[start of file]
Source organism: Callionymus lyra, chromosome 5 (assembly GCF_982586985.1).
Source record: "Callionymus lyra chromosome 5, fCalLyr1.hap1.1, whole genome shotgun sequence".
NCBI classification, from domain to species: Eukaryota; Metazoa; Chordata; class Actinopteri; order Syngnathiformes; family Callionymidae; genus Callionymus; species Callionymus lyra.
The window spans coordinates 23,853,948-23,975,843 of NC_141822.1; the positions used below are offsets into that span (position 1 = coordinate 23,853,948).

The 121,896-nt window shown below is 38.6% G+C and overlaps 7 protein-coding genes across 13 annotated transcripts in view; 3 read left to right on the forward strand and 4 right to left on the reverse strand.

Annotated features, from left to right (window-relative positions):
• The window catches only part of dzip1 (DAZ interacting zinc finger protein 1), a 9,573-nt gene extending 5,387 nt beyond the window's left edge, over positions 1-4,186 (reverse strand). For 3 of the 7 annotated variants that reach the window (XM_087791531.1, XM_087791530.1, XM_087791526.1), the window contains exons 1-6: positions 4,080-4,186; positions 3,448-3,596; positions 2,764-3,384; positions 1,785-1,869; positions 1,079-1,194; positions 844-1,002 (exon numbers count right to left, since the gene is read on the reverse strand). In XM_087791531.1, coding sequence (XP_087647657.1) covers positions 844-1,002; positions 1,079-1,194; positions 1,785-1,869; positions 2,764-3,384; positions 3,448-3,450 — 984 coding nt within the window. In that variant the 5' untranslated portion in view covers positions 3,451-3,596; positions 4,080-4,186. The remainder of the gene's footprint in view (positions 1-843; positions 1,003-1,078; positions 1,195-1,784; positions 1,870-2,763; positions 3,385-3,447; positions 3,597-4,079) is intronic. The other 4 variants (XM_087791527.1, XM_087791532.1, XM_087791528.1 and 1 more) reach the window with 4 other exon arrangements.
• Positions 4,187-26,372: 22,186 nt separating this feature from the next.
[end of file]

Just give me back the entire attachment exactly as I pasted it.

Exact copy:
Source organism: Callionymus lyra, chromosome 5 (assembly GCF_982586985.1).
Source record: "Callionymus lyra chromosome 5, fCalLyr1.hap1.1, whole genome shotgun sequence".
NCBI classification, from domain to species: Eukaryota; Metazoa; Chordata; class Actinopteri; order Syngnathiformes; family Callionymidae; genus Callionymus; species Callionymus lyra.
The window spans coordinates 23,853,948-23,975,843 of NC_141822.1; the positions used below are offsets into that span (position 1 = coordinate 23,853,948).

The 121,896-nt window shown below is 38.6% G+C and overlaps 7 protein-coding genes across 13 annotated transcripts in view; 3 read left to right on the forward strand and 4 right to left on the reverse strand.

Annotated features, from left to right (window-relative positions):
• The window catches only part of dzip1 (DAZ interacting zinc finger protein 1), a 9,573-nt gene extending 5,387 nt beyond the window's left edge, over positions 1-4,186 (reverse strand). For 3 of the 7 annotated variants that reach the window (XM_087791531.1, XM_087791530.1, XM_087791526.1), the window contains exons 1-6: positions 4,080-4,186; positions 3,448-3,596; positions 2,764-3,384; positions 1,785-1,869; positions 1,079-1,194; positions 844-1,002 (exon numbers count right to left, since the gene is read on the reverse strand). In XM_087791531.1, coding sequence (XP_087647657.1) covers positions 844-1,002; positions 1,079-1,194; positions 1,785-1,869; positions 2,764-3,384; positions 3,448-3,450 — 984 coding nt within the window. In that variant the 5' untranslated portion in view covers positions 3,451-3,596; positions 4,080-4,186. The remainder of the gene's footprint in view (positions 1-843; positions 1,003-1,078; positions 1,195-1,784; positions 1,870-2,763; positions 3,385-3,447; positions 3,597-4,079) is intronic. The other 4 variants (XM_087791527.1, XM_087791532.1, XM_087791528.1 and 1 more) reach the window with 4 other exon arrangements.
• Positions 4,187-26,372: 22,186 nt separating this feature from the next.